Coffee is the life blood of many companies and it’s at the core of some of the most successful business operations around the world. With the UK drinking 70 million cups per day, and an industry worth over £730 million a year, how much can we really tell about someone from their daily choice of caffeine? After many productive hours spent analyzing consumer coffee habits, we have come to the following conclusions:
Ah, the cappuccino. It sounds so good on paper, doesn't it? Espresso, hot milk and plenty of froth, with an optional dusting of chocolate on top. But in most coffee chains a cappuccino means a sickly chocolate crust, burnt milk and bitter dregs of espresso. The cappuccino drinker is the victim of habit and apathy; it’s a safe bet for drinkers unwilling to venture too far from their comfort zone. They have tried the smooth velvety texture of the flat white but are too stubborn to change their ways and stick to being dragged into daily hell by a scorched, bitter cappuccino.
The “builders coffee” is getting difficult to find amongst a growing population of retro-indie-hipster coffee shops which seem to be popping up across the UK. But when a standard coffee costs £2.50 and involves someone misspelling your name on a paper cup, there’s a lot to be said about something that can be prepared in two seconds for about 5p. A jar of Nescafe and the kettle is the drink of choice for the deadline-surfer who relies on this essential caffeine rush to get them through their gruelling work day.
The choice of the “Steve Jobs” turtle neck coffee drinker who prefers the actual ritual of coffee shop buying rather than the experience and enjoyment of a good mug of coffee. These people are usually pressed for time but not for options, so they opt the for the fastest most macho drink on the menu and then make themselves scarce.
The diet soda of the hot beverage world, the skinny latte is the default choice of the slightly harassed career woman. It offers the comfort of warm milk and a gentle caffeine kick without the added calories. But hold on – scientists are now suggesting that whole milk is actually healthier than skimmed. The word “skinny” couldn’t possibly be a lie – could it?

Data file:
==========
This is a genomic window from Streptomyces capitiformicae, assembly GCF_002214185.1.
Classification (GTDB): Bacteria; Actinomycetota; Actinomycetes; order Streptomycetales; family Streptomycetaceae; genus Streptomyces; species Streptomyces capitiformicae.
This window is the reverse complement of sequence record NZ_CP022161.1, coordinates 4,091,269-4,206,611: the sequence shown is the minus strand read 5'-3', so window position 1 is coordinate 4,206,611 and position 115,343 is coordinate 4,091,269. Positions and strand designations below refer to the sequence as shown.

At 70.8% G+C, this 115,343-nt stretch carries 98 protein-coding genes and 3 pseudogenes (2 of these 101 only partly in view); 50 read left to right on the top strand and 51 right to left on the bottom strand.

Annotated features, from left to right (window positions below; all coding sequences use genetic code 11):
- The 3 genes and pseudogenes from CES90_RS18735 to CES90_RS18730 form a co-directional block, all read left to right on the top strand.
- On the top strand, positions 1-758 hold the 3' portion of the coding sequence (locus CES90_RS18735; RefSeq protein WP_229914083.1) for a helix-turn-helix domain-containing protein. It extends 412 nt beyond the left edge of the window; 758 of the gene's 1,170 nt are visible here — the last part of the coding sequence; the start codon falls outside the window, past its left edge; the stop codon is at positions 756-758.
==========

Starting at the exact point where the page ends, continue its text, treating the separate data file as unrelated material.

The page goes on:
The drink of choice for the well dressed business man who will never climb above the dizzy heights of middle management. He once dabbled in the chai version and felt bit silly afterwards, but he does enjoy the odd chocolate brownie.
Soya flat white
The sign of a vegan, lactose-intolerant, gluten-dodging, orthorexic control freak. These coffee drinkers want you to know that they are the epitome of health, are strangely vocal with their order and just in case you didn’t hear… they will repeat it again very slowly.
Almond milk flat white
As above, but also comes with a large social following, a line of yoga-wear and a bestselling vegan health food book. These people invariably drink their coffee cold due to the necessity of photographing it from every conceivable angle before hashtagging the shit out of it – before finally drinking it. #morningcoffee #coffeefix #almondmilkcappawappacino #vegan #healthycoffee #yougetthepicture...
If you‘re ten-years old, fine. If you’re any older, please examine your priorities in life.
Coffee taken to the heights of purity… offset by the fact that it cost £3.95 for a one thimblefull, takes years to “craft” and comes served with an east London attitude.
You need to get out more.
For the intelligent. Clever people order “short” because it costs less and is more than sufficient - who needs a bloody gallon of “venti” coffee?
As the quirky parts of every major city get overhauled by edgy indie coffee houses staffed by hipsters, it’s getting increasingly difficult to get a "standard" cup of coffee. With so many choices on the menu it leaves the everyday coffee drinker with a conundrum that should be illegal to impose at that time of the morning.
So, what is your coffee of choice?